Many jobs have grown more demanding in recent decades. Low earners often juggle just-in-time schedules that change weekly and with little notice. High-earning professionals are expected to put in longer hours than ever before, toiling in offices long into the night. In 1979 16% of salaried American workers punched in at least 50 hours a week. By 2014 that number was 21%.

Research from Youngjoo Cha of Indiana University and Kim Weeden of Cornell has found that since the 1990s the workers who stay shackled to their desks the longest tend to be rewarded with the highest wages and the most promotions. Previously, those who worked long hours tended to be low earners; now, the reverse is true. An average man in a typical full-time job made around $26 an hour in 2014; those working at least 50 hours a week earned nearly $33.
Increasingly punishing expectations at work reinforce a more gendered division of labour at home. They encourage women to shift into part-time employment, and men to rely on women to look after the children. Many employers also presume from the outset that mothers will – and should – put their families first, and that sprogs invariably deter women from climbing the corporate ladder. This helps explain why economists have found that in America having one child reduces a woman’s earnings by roughly 6%; having two depresses them by 15%. By contrast, fatherhood spurs men to work around 80 more hours a year, on average, which bumps up men’s earnings by around 6%; this bonus is largest among highly educated professionals. It hardly seems to matter that between 1965 and 2000 men doubled the time they spent changing nappies and keeping house. Mothers often work fewer hours than they would prefer, and fathers work longer hours than they would like.
Many fathers feel obliged to live up to their bosses’ demands in part because breadwinning, and being a good provider more generally, is still often seen as a fundamental feature of fatherhood. Even couples who meet at Harvard Business School can find themselves navigating an awkward and unspoken expectation that the man will earn more. Sean Grover, a therapist in Manhattan who is writing a book about the bumpy transition into parenthood, says that “very traditional ideas begin to resurface” when some career-minded young women start to think about settling down. “When we scratch the surface, they confess they want someone to take care of them, someone who can provide for them. It’s something we really wrestle with.”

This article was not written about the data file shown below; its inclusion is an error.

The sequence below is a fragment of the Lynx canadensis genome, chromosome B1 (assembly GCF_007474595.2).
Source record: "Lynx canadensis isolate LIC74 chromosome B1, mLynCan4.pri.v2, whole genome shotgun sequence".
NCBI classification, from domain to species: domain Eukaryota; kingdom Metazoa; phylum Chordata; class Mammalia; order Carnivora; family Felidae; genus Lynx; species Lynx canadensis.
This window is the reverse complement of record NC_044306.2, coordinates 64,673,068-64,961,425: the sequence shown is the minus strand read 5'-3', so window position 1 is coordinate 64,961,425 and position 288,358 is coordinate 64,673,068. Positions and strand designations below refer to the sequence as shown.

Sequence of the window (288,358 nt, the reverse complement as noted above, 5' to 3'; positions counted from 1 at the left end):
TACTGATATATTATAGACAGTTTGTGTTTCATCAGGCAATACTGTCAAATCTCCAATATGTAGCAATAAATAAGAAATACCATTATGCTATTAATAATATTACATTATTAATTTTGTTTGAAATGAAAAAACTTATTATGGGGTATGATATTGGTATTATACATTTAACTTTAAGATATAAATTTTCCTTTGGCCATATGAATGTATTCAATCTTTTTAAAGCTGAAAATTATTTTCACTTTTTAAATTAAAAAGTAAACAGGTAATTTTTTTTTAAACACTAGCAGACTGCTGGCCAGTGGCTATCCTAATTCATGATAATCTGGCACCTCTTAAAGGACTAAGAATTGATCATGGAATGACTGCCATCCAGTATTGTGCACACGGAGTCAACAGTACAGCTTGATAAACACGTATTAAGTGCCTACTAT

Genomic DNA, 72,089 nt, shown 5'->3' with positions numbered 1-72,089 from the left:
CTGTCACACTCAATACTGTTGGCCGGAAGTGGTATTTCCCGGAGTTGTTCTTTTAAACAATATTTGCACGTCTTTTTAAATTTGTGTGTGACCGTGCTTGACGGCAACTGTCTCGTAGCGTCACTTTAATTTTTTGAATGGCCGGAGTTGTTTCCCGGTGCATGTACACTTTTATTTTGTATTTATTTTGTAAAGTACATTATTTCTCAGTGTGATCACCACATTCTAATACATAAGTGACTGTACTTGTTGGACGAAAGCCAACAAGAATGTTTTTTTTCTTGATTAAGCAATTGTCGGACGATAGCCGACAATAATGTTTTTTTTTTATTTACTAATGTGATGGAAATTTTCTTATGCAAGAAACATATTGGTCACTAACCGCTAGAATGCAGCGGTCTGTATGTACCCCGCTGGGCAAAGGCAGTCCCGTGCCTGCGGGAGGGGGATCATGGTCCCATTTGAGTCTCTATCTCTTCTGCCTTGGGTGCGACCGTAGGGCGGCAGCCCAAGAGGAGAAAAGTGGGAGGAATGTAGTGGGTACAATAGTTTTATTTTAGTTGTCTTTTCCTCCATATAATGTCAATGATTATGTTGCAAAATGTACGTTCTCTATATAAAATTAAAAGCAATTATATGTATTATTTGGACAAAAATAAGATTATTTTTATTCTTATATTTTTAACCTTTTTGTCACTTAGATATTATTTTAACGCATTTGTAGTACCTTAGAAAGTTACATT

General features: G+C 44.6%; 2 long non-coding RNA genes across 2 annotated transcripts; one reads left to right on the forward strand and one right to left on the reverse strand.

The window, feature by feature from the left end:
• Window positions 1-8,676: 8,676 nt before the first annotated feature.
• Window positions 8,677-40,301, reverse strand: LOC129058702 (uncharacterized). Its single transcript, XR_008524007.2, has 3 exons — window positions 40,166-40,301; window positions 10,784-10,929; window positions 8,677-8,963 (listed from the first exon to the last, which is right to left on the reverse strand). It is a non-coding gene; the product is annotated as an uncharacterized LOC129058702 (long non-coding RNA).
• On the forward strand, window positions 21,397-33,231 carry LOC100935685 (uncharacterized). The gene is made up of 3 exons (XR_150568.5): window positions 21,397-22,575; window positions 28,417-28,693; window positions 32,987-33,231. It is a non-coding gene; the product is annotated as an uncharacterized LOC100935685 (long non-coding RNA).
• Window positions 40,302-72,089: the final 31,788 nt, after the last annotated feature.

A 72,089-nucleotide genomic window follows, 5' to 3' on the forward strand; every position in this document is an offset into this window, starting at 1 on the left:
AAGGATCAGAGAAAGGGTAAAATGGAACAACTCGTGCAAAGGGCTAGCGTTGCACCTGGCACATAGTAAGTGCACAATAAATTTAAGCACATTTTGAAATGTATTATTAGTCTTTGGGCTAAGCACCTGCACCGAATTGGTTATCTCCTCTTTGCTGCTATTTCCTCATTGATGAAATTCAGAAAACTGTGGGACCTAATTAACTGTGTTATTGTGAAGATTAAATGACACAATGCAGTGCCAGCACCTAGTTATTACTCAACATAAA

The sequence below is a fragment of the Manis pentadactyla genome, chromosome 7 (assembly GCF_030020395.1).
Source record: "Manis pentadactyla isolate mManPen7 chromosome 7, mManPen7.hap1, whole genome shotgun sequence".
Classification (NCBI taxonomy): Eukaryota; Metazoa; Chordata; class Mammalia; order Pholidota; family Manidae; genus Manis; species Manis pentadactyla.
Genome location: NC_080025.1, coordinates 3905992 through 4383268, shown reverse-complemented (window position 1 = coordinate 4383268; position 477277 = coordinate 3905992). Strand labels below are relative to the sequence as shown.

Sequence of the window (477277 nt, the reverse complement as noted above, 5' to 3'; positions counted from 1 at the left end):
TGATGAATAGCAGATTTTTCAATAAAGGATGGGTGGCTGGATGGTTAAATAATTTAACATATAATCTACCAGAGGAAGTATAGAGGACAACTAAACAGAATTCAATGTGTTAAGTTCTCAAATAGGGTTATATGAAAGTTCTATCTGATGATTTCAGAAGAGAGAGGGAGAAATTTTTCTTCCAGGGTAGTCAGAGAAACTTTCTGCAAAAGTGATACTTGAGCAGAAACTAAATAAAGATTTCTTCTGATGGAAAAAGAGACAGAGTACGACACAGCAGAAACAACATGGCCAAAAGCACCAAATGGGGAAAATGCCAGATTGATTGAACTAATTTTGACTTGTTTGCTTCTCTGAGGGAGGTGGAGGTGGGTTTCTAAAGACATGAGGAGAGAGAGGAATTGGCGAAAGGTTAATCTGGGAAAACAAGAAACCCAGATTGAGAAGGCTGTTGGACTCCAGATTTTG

These expectations are shifting rapidly: only 28% of respondents to a 2013 Pew Research survey in America agreed with the statement, “It’s generally better for a marriage if the husband earns more than his wife”, down from 40% in 1997. But few are completely impervious to centuries of socialisation. Steve, a screenwriter in his early 40s in Brooklyn, says it was “definitely weird” when he earned half what his wife made during their first years of marriage. “We’re all modern and progressive and we want our marriage to be 50-50, but in times of stress she’d sometimes say, ‘You’re supposed to be taking care of us.’” This tension was subtle, he adds, and they never had real money problems. “But whenever things got to her she’d play a card that it wasn’t supposed to be her problem because she’s the wife. For a man there’s no card like that.”

Many men also worry that their appeal to their partners is wrapped up in their professional success. Robert, a 32-year-old digital-media entrepreneur in San Francisco, says he envies friends who are a bit more frugal with their money. “If we were more prudent, then maybe I wouldn’t have to work so hard,” he says. “But it’s hard to communicate that when your fiancée sees you as a great success who’s providing for us.”